The Islamic Cultural Center: A Failure in Storytelling
Matthew C. Nisbet, Ph.D. is Associate Professor of Communication Studies, Public Policy, and Urban Affairs at Northeastern University. Nisbet studies the role of communication and advocacy in policymaking and public affairs, focusing on debates over over climate change, energy, and sustainability. Among awards and recognition, Nisbet has been a Visiting Shorenstein Fellow on Press, Politics, and Public Policy at Harvard University's Kennedy School of Government, a Health Policy Investigator at the Robert Wood Johnson Foundation, and a Google Science Communication Fellow. In 2011, the editors at the journal Nature recommended Nisbet's research as “essential reading for anyone with a passing interest in the climate change debate,” and the New Republic highlighted his work as a “fascinating dissection of the shortcomings of climate activism."
Power in politics turns on being able to simultaneously control attention to an issue while also defining the terms of debate. A golden rule is to define yourself and your initiative before your opponents do. These underlying dynamics that drive the strategic communication process help explain the escalating firestorm over lower Manhattan's Islamic Cultural Center.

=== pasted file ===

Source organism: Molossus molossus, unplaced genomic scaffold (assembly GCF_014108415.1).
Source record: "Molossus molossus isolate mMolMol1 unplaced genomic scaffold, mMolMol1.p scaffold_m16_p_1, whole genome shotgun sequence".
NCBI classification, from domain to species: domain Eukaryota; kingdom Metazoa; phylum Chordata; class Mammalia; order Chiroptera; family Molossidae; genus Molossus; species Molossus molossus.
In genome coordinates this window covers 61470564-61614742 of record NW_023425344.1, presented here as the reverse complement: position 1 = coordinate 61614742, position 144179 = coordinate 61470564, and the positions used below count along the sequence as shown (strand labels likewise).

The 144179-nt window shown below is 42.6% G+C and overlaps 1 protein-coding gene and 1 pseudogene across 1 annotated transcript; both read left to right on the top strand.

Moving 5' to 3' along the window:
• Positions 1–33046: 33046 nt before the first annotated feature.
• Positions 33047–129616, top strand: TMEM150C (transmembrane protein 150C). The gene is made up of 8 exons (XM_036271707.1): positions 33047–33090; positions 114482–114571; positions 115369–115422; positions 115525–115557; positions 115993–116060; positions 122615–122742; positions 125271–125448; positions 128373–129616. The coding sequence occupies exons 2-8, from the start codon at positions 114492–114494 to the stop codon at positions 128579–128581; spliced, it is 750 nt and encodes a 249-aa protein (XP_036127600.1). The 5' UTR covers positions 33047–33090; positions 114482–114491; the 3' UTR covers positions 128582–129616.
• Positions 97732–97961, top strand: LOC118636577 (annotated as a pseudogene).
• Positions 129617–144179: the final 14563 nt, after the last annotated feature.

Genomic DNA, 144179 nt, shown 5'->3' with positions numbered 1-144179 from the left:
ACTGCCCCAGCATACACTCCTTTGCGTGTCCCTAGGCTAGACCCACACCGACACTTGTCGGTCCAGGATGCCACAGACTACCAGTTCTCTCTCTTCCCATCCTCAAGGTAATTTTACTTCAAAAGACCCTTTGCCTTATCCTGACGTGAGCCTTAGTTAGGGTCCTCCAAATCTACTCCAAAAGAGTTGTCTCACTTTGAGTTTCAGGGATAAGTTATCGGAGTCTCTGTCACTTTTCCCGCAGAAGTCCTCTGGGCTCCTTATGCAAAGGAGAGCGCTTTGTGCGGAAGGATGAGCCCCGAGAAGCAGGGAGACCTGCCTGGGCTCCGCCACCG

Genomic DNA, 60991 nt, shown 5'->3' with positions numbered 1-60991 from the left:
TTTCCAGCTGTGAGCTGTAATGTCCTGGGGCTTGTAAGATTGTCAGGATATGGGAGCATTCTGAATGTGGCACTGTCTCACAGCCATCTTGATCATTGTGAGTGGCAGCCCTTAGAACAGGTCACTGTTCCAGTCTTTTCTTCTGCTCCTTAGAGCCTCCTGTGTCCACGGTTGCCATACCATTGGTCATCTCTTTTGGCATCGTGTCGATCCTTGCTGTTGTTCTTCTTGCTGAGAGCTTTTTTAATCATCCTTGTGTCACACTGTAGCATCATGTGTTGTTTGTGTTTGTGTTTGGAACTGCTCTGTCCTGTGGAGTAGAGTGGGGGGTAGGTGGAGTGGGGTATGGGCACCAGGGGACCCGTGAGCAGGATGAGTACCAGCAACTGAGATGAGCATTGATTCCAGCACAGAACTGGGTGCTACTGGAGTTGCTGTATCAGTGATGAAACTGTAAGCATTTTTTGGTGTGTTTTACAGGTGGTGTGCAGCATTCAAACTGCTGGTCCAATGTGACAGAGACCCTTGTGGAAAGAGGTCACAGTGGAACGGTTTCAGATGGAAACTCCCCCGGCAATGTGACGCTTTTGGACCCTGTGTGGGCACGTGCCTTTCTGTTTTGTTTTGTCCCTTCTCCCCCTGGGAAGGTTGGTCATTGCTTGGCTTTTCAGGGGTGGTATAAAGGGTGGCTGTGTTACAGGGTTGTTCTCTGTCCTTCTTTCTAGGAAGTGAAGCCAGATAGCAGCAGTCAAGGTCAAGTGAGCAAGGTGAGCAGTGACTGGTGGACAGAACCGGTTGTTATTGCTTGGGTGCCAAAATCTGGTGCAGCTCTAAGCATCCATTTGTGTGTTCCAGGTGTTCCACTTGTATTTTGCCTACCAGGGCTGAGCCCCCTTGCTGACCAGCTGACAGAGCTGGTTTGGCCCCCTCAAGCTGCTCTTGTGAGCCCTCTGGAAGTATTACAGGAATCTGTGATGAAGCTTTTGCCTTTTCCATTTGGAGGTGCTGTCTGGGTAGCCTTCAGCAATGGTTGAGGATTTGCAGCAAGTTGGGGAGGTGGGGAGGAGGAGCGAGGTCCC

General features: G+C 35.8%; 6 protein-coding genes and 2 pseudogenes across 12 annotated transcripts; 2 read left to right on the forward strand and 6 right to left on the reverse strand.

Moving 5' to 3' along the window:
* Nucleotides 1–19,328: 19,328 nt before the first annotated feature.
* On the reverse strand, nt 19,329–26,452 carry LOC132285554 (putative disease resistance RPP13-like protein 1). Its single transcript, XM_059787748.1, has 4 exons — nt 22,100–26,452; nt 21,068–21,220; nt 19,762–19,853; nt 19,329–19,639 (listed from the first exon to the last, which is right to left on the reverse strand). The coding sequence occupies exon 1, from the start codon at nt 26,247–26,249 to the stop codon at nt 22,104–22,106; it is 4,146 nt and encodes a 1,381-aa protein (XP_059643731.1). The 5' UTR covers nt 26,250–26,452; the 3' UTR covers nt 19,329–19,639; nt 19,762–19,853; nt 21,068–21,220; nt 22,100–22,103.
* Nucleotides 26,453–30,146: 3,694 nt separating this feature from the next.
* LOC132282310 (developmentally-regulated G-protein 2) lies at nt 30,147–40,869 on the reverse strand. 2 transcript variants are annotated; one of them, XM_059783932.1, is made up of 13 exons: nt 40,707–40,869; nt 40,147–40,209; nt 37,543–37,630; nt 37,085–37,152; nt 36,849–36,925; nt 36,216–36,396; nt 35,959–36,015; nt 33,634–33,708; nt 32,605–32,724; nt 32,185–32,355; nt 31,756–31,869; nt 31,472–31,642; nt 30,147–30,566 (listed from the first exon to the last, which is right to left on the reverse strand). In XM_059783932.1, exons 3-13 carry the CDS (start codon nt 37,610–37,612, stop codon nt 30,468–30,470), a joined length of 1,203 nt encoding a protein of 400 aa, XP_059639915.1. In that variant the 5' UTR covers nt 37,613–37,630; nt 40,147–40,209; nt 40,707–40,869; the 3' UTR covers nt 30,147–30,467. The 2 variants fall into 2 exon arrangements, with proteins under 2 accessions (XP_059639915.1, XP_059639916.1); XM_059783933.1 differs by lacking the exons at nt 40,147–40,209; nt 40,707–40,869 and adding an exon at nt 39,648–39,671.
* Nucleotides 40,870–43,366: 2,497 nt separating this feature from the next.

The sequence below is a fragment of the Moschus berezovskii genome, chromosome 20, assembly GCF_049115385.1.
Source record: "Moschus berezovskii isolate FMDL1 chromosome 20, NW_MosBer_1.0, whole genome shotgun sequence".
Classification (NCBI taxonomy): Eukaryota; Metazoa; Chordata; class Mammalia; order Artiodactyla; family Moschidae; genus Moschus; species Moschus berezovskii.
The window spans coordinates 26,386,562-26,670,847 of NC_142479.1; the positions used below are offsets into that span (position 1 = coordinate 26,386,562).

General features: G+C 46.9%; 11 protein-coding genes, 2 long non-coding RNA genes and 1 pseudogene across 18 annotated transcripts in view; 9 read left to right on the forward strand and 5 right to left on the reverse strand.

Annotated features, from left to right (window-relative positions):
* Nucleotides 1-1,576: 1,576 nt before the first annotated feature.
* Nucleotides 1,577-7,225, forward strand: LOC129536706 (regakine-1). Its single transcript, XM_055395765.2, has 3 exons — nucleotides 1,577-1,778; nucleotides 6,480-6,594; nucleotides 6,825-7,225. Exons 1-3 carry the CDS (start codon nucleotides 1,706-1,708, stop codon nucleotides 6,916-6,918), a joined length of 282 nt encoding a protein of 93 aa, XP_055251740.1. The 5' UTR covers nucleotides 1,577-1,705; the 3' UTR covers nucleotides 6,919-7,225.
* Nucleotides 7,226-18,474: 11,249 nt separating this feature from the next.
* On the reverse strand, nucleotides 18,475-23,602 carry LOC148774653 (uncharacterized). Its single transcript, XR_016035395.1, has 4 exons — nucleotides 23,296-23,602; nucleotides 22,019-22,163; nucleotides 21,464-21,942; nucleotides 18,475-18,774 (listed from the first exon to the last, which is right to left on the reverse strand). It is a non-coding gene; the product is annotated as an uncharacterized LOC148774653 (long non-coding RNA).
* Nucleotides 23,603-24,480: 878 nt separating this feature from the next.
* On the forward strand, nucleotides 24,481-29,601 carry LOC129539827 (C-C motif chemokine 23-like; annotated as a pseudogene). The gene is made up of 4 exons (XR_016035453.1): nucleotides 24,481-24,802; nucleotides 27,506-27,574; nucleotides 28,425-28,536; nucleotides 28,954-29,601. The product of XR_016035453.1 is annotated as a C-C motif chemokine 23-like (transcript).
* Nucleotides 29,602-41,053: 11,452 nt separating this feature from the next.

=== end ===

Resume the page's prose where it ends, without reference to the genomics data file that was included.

The terms of the debate were set early on by conservatives. Seeking a wedge issue to inflame their base in the Fall elections, they seized on the opportunity to frame the lower Manhattan Islamic Cultural Center--located 2 blocks from the former World Trade Center site--as "building a mosque on ground zero."
That now ubiquitous phrase, a powerful frame device, stirred passion among a conservative base, activating a growing latent Islamophobia. Conservatives now have their signature issue heading into the Congressional Midterms and Democrats are left playing defense. The term has stuck, no matter how much mainstream journalists and others work to shift perceptions and the language of the debate.